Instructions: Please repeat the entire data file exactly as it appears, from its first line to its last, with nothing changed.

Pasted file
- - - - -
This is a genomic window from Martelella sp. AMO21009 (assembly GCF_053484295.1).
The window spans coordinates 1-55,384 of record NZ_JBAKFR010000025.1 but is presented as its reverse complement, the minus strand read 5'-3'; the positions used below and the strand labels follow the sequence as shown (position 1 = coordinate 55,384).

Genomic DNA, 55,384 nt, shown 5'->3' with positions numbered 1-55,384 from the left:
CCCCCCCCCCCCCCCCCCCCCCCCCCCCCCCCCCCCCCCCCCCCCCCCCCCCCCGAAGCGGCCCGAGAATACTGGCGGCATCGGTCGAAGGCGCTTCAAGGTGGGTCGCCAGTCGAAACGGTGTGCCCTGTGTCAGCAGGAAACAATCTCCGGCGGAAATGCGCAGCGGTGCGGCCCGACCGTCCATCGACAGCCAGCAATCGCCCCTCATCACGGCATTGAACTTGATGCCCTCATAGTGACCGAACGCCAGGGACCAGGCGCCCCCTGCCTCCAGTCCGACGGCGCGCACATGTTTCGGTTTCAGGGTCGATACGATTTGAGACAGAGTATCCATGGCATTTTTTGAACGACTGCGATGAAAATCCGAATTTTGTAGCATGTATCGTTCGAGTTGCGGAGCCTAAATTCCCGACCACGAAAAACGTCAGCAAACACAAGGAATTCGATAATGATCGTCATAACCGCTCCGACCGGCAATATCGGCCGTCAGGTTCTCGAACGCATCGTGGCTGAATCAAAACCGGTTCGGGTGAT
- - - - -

This is a genomic window from Martelella sp. AMO21009 (assembly GCF_053484295.1).
The window spans coordinates 1-55,384 of record NZ_JBAKFR010000025.1 but is presented as its reverse complement, the minus strand read 5'-3'; the positions used below and the strand labels follow the sequence as shown (position 1 = coordinate 55,384).

Genomic DNA, 55,384 nt, shown 5'->3' with positions numbered 1-55,384 from the left:
CCCCCCCCCCCCCCCCCCCCCCCCCCCCCCCCCCCCCCCCCCCCCCCCCCCCCCGAAGCGGCCCGAGAATACTGGCGGCATCGGTCGAAGGCGCTTCAAGGTGGGTCGCCAGTCGAAACGGTGTGCCCTGTGTCAGCAGGAAACAATCTCCGGCGGAAATGCGCAGCGGTGCGGCCCGACCGTCCATCGACAGCCAGCAATCGCCCCTCATCACGGCATTGAACTTGATGCCCTCATAGTGACCGAACGCCAGGGACCAGGCGCCCCCTGCCTCCAGTCCGACGGCGCGCACATGTTTCGGTTTCAGGGTCGATACGATTTGAGACAGAGTATCCATGGCATTTTTTGAACGACTGCGATGAAAATCCGAATTTTGTAGCATGTATCGTTCGAGTTGCGGAGCCTAAATTCCCGACCACGAAAAACGTCAGCAAACACAAGGAATTCGATAATGATCGTCATAACCGCTCCGACCGGCAATATCGGCCGTCAGGTTCTCGAACGCATCGTGGCTGAATCAAAACCGGTTCGGGTGAT